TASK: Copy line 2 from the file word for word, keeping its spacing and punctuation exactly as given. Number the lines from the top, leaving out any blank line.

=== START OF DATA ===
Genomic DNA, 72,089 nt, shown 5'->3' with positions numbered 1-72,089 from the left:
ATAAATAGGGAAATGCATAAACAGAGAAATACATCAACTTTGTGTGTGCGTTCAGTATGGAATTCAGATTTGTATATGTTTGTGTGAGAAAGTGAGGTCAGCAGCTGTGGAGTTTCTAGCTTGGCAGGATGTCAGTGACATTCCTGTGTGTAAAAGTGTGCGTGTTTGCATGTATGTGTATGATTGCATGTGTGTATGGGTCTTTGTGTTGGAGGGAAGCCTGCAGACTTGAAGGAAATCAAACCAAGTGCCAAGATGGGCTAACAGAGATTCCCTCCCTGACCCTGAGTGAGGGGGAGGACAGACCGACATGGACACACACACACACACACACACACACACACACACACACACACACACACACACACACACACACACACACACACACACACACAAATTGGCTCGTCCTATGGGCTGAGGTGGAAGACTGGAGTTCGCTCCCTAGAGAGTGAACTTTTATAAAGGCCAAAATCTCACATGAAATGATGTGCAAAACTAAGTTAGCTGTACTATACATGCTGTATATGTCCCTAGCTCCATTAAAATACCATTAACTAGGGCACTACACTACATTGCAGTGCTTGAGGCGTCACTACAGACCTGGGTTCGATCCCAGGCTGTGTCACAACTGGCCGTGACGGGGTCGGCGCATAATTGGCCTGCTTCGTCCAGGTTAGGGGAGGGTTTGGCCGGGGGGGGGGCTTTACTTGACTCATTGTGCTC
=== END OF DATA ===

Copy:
ATAAATAGGGAAATGCATAAACAGAGAAATACATCAACTTTGTGTGTGCGTTCAGTATGGAATTCAGATTTGTATATGTTTGTGTGAGAAAGTGAGGTCAGCAGCTGTGGAGTTTCTAGCTTGGCAGGATGTCAGTGACATTCCTGTGTGTAAAAGTGTGCGTGTTTGCATGTATGTGTATGATTGCATGTGTGTATGGGTCTTTGTGTTGGAGGGAAGCCTGCAGACTTGAAGGAAATCAAACCAAGTGCCAAGATGGGCTAACAGAGATTCCCTCCCTGACCCTGAGTGAGGGGGAGGACAGACCGACATGGACACACACACACACACACACACACACACACACACACACACACACACACACACACACACACACACACACACACACACACACAAATTGGCTCGTCCTATGGGCTGAGGTGGAAGACTGGAGTTCGCTCCCTAGAGAGTGAACTTTTATAAAGGCCAAAATCTCACATGAAATGATGTGCAAAACTAAGTTAGCTGTACTATACATGCTGTATATGTCCCTAGCTCCATTAAAATACCATTAACTAGGGCACTACACTACATTGCAGTGCTTGAGGCGTCACTACAGACCTGGGTTCGATCCCAGGCTGTGTCACAACTGGCCGTGACGGGGTCGGCGCATAATTGGCCTGCTTCGTCCAGGTTAGGGGAGGGTTTGGCCGGGGGGGGGGCTTTACTTGACTCATTGTGCTC